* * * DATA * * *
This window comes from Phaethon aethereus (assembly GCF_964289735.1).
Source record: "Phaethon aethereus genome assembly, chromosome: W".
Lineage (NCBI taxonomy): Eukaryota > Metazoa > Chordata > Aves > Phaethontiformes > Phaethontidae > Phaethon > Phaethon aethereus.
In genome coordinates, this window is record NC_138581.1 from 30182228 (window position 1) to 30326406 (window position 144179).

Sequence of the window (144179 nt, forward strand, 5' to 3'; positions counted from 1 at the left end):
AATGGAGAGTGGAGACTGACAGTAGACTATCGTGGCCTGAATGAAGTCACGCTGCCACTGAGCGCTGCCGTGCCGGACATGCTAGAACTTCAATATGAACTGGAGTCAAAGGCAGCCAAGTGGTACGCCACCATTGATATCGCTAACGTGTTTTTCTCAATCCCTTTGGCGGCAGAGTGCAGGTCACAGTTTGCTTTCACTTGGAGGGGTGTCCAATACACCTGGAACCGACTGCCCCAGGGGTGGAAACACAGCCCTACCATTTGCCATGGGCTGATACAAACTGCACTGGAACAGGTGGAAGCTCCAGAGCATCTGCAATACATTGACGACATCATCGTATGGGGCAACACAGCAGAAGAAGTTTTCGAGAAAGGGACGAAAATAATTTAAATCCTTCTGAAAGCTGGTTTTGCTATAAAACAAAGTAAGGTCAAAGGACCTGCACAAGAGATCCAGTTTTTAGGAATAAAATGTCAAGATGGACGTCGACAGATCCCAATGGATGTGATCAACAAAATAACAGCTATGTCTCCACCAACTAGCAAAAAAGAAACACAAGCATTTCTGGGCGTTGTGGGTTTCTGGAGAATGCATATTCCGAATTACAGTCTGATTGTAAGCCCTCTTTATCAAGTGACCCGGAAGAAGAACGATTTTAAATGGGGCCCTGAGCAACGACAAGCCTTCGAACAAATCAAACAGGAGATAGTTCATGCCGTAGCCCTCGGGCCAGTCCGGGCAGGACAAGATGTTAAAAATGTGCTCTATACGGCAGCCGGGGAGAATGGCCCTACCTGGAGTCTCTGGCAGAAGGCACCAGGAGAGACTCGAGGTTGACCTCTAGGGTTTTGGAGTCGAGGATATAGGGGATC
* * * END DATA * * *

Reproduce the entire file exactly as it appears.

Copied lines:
This window comes from Phaethon aethereus (assembly GCF_964289735.1).
Source record: "Phaethon aethereus genome assembly, chromosome: W".
Lineage (NCBI taxonomy): Eukaryota > Metazoa > Chordata > Aves > Phaethontiformes > Phaethontidae > Phaethon > Phaethon aethereus.
In genome coordinates, this window is record NC_138581.1 from 30182228 (window position 1) to 30326406 (window position 144179).

Sequence of the window (144179 nt, forward strand, 5' to 3'; positions counted from 1 at the left end):
AATGGAGAGTGGAGACTGACAGTAGACTATCGTGGCCTGAATGAAGTCACGCTGCCACTGAGCGCTGCCGTGCCGGACATGCTAGAACTTCAATATGAACTGGAGTCAAAGGCAGCCAAGTGGTACGCCACCATTGATATCGCTAACGTGTTTTTCTCAATCCCTTTGGCGGCAGAGTGCAGGTCACAGTTTGCTTTCACTTGGAGGGGTGTCCAATACACCTGGAACCGACTGCCCCAGGGGTGGAAACACAGCCCTACCATTTGCCATGGGCTGATACAAACTGCACTGGAACAGGTGGAAGCTCCAGAGCATCTGCAATACATTGACGACATCATCGTATGGGGCAACACAGCAGAAGAAGTTTTCGAGAAAGGGACGAAAATAATTTAAATCCTTCTGAAAGCTGGTTTTGCTATAAAACAAAGTAAGGTCAAAGGACCTGCACAAGAGATCCAGTTTTTAGGAATAAAATGTCAAGATGGACGTCGACAGATCCCAATGGATGTGATCAACAAAATAACAGCTATGTCTCCACCAACTAGCAAAAAAGAAACACAAGCATTTCTGGGCGTTGTGGGTTTCTGGAGAATGCATATTCCGAATTACAGTCTGATTGTAAGCCCTCTTTATCAAGTGACCCGGAAGAAGAACGATTTTAAATGGGGCCCTGAGCAACGACAAGCCTTCGAACAAATCAAACAGGAGATAGTTCATGCCGTAGCCCTCGGGCCAGTCCGGGCAGGACAAGATGTTAAAAATGTGCTCTATACGGCAGCCGGGGAGAATGGCCCTACCTGGAGTCTCTGGCAGAAGGCACCAGGAGAGACTCGAGGTTGACCTCTAGGGTTTTGGAGTCGAGGATATAGGGGATC